Before reaching the age of 20, Athanasius wrote a treatise entitled ''On the Incarnation'', affirming and explaining that [[Jesus Christ]] was both God and Man. In about 319, when Athanasius was a [[deacon]], a [[presbyter]] named [[Arius]] began teaching that there was a time before God the Father begat Jesus when the latter did not exist. Athanasius responded that the Father's begetting of the Son, or uttering of the Word, was an eternal relationship between them, not an event that took place within time. Thus began catholic Christianity's fight against the [[heresy]] of [[Arianism]].
Athanasius fought consistently against Arianism all his life. As a deacon, he accompanied Alexander of Alexandria to the [[First Ecumenical Council|First Council of
Nicaea]] in 325, which produced the [[Nicene Creed]] and anathematized Arius and his followers. The [[Church of Alexandria (Coptic)|Coptic church]] maintains a tradition that Athanasius was the main author of the Nicene Creed, and has therefore given him the title of ''Defender of the Faith''.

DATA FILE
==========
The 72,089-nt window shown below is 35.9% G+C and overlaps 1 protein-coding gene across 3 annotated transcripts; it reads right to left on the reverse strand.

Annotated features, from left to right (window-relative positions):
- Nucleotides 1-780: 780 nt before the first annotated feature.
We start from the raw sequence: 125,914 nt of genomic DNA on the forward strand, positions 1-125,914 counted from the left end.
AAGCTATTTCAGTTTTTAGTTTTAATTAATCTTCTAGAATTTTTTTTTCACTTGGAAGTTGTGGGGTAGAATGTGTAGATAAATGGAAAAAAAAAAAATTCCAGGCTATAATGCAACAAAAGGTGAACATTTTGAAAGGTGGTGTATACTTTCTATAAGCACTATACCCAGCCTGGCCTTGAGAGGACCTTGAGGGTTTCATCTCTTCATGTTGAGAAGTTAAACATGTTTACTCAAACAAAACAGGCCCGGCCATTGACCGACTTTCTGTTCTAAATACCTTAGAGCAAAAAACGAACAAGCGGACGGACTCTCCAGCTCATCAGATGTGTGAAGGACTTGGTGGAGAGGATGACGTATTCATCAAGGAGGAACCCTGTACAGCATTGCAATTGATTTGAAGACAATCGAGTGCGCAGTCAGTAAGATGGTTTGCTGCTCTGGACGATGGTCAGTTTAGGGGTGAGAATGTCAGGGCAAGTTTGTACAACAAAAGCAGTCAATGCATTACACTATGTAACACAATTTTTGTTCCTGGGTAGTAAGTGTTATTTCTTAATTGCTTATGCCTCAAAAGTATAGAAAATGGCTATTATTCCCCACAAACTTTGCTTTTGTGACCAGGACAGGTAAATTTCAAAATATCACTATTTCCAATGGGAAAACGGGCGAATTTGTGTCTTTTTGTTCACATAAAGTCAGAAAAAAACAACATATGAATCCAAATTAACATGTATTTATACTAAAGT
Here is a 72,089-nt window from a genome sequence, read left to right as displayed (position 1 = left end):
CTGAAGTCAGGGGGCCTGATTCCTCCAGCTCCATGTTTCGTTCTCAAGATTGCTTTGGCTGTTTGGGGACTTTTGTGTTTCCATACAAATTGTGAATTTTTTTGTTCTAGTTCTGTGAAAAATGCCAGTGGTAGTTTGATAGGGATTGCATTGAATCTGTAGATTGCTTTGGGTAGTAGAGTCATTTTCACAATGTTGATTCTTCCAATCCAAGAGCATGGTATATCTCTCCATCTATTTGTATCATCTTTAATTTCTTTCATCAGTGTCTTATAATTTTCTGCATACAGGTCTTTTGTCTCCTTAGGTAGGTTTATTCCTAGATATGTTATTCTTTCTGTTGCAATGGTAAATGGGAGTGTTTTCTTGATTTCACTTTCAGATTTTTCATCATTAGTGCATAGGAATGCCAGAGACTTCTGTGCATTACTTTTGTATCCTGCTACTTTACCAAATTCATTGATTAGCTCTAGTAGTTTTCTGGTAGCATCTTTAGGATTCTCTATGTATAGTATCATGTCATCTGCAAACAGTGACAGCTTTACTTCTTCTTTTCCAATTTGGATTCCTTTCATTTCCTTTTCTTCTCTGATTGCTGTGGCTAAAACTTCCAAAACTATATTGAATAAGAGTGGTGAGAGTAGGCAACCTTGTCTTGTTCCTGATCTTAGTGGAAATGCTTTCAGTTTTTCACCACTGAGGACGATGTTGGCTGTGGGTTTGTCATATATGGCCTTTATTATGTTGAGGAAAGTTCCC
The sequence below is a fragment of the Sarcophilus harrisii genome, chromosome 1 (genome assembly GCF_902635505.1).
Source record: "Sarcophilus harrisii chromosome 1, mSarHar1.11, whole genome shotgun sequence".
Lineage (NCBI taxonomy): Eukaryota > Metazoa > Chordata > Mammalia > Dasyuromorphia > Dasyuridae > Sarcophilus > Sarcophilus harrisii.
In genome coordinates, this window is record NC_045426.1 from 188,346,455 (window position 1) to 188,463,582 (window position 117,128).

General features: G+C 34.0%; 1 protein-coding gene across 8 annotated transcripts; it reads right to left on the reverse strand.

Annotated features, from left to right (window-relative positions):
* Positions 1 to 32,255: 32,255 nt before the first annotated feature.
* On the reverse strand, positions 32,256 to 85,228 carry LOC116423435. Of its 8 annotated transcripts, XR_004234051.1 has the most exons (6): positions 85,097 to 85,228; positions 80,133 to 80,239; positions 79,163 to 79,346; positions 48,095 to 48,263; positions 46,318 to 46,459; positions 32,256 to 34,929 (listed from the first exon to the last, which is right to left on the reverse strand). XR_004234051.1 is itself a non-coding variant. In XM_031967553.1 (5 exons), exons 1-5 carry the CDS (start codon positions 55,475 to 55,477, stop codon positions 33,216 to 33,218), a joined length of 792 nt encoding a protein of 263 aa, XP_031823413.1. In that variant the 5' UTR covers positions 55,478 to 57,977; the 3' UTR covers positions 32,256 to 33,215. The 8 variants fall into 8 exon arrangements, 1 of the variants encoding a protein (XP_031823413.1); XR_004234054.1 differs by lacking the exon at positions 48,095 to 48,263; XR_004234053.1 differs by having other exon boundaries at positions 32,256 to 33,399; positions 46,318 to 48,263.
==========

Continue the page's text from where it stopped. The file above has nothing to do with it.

On [[May 9]], 328, he succeeded Alexander as bishop of Alexandria, becoming the 20th Patriarch of the [[Church of Alexandria]], a position which he held for 45 years, 16 of which he spent in exile. As a result of rises and falls in Arianism's influence, he was banished from Alexandria only to be later restored on at least five separate occasions, perhaps as many as seven. This gave rise to the expression ''Athanasius contra mundum'' or "Athanasius against the world." During some of his exiles, he spent time with the [[Desert Fathers]], monks and hermits who lived in remote areas of Egypt.